14. RealGun

    RealGun Member

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    Maybe it's so simple that you don't need a textbook to tell you what it means. You would only need a book to learn how to work around it.
     
  15. Father Knows Best

    Father Knows Best Member

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    Law schools don't try to teach you what the law "is." They teach you how to find the law, how to think and communicate about it, and how to advocate for your clients. Even if it was possible to teach what the law "is", that information would be obsolete before you got out of law school. The law is constantly evolving.

    And Constitutional Law is a huge topic. You can spend a lifetime studying just U.S. Constitutional law. In an intro Con law course, it makes sense to take a few "big issues" on which the entire foundation of our legal system rests and spend the semester trying to understand them by looking at the long history of those issues in the courts. That includes things like separation of powers, the commerce clause and the limited role of the federal government, etc. It also includes those Amendments that have had a large impact on the law, such as the 1st and 14th. Since there is so little jurisprudence on the 2nd Amendment, and it touches so little else in its application, it makes little sense to study it in a Con law overview. It would be kind of like taking an introductory science class in college and complaining that they didn't teach you about the Heisenberg Uncertainty Principle. It may be a big, important idea, but you can get to that in later courses.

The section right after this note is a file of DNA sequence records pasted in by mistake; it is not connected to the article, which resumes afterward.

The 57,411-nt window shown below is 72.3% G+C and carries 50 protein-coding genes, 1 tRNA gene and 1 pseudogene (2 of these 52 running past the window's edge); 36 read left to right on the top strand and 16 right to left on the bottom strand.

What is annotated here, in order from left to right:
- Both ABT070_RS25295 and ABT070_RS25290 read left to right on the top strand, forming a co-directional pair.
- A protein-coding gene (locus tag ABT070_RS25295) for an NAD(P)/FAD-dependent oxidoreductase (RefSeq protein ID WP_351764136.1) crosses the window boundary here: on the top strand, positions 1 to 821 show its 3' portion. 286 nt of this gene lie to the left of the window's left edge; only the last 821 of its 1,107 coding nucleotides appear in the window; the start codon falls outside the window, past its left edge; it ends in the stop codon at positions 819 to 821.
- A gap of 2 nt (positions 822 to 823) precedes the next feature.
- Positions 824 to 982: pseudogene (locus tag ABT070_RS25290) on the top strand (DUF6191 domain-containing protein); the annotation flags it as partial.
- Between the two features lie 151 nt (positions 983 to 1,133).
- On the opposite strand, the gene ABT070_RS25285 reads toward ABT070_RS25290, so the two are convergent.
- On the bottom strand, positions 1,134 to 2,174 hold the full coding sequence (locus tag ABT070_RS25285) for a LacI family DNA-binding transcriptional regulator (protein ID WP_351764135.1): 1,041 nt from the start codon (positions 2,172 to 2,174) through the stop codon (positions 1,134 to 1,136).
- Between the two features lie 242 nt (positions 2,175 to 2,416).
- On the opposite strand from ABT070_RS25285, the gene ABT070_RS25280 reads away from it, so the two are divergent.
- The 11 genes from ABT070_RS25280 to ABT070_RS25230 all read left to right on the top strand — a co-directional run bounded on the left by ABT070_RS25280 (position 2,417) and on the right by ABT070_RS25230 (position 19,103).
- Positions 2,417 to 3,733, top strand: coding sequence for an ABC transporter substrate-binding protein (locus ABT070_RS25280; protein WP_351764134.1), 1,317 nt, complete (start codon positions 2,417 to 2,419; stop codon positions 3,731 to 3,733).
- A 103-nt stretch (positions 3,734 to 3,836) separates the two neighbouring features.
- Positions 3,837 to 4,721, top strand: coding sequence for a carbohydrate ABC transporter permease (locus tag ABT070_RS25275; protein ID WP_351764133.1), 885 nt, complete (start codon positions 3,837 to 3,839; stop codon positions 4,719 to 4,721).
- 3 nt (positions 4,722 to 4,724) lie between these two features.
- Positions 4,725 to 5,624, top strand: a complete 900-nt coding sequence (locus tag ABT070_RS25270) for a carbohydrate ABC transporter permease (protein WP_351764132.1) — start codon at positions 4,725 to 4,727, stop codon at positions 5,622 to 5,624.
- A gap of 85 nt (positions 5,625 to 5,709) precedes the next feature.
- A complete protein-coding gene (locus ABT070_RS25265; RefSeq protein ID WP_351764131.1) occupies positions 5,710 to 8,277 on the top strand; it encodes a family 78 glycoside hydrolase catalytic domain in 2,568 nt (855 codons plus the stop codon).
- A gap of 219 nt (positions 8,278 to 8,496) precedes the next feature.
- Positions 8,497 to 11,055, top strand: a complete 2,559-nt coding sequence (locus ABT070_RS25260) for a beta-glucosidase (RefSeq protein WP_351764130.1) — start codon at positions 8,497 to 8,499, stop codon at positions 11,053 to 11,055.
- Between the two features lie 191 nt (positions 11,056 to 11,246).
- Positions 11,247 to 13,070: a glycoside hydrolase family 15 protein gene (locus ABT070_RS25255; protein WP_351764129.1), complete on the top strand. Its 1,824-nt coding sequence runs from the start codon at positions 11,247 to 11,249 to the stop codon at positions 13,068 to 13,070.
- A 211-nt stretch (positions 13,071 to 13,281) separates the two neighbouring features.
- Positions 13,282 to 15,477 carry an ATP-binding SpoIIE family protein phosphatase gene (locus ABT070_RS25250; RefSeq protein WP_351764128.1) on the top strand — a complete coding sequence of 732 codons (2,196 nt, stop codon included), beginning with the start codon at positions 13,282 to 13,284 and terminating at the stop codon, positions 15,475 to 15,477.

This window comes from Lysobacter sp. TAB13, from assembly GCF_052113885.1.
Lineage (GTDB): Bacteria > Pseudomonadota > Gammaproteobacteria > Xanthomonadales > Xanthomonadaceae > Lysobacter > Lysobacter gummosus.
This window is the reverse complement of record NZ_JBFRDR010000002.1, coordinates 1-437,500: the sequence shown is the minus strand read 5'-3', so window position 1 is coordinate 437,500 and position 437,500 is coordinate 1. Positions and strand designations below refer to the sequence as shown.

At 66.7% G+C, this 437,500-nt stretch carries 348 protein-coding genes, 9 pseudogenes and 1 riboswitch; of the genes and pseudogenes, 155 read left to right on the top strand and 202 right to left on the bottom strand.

Law School is three years. After your mandatory first year courses, including Constitutional Law, you get to take two years of electives. If you want to study the 2nd Amendment, that's your opportunity.
     
  16. liberty911

    liberty911 Member

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    Not to toot my own horn, but I passed the CA bar exam on the first try. :neener: It is THE most difficult test I had ever taken. The 2nd is taught in law school to the extent it may be regulared by the commerce class. The specifics of the 2nd are not, because as mentioned before, the 2nd Amendment is of little use in understanding the legal analysis required to pass the bar exam. It is what it is. Aside form a passing mention at being part of the Bill of Rights, it was not taught in my CA law school.

    I am currently studying to take the Florida bar exam. (I'm ditching CA and moving to to FL on May 1.) Apparently the memory of the CA bar exam has faded to the extent I am willing to go through a second bar exam. All that is mentioned in the bar prep materials I obtained for Florida is that the 2nd has been explicitly incorporated into the Florida Constitution and I need to know that. There is really not much more to know about it. It is what it is. I just wish the anti's would realize that and stop trying to confuse the issue.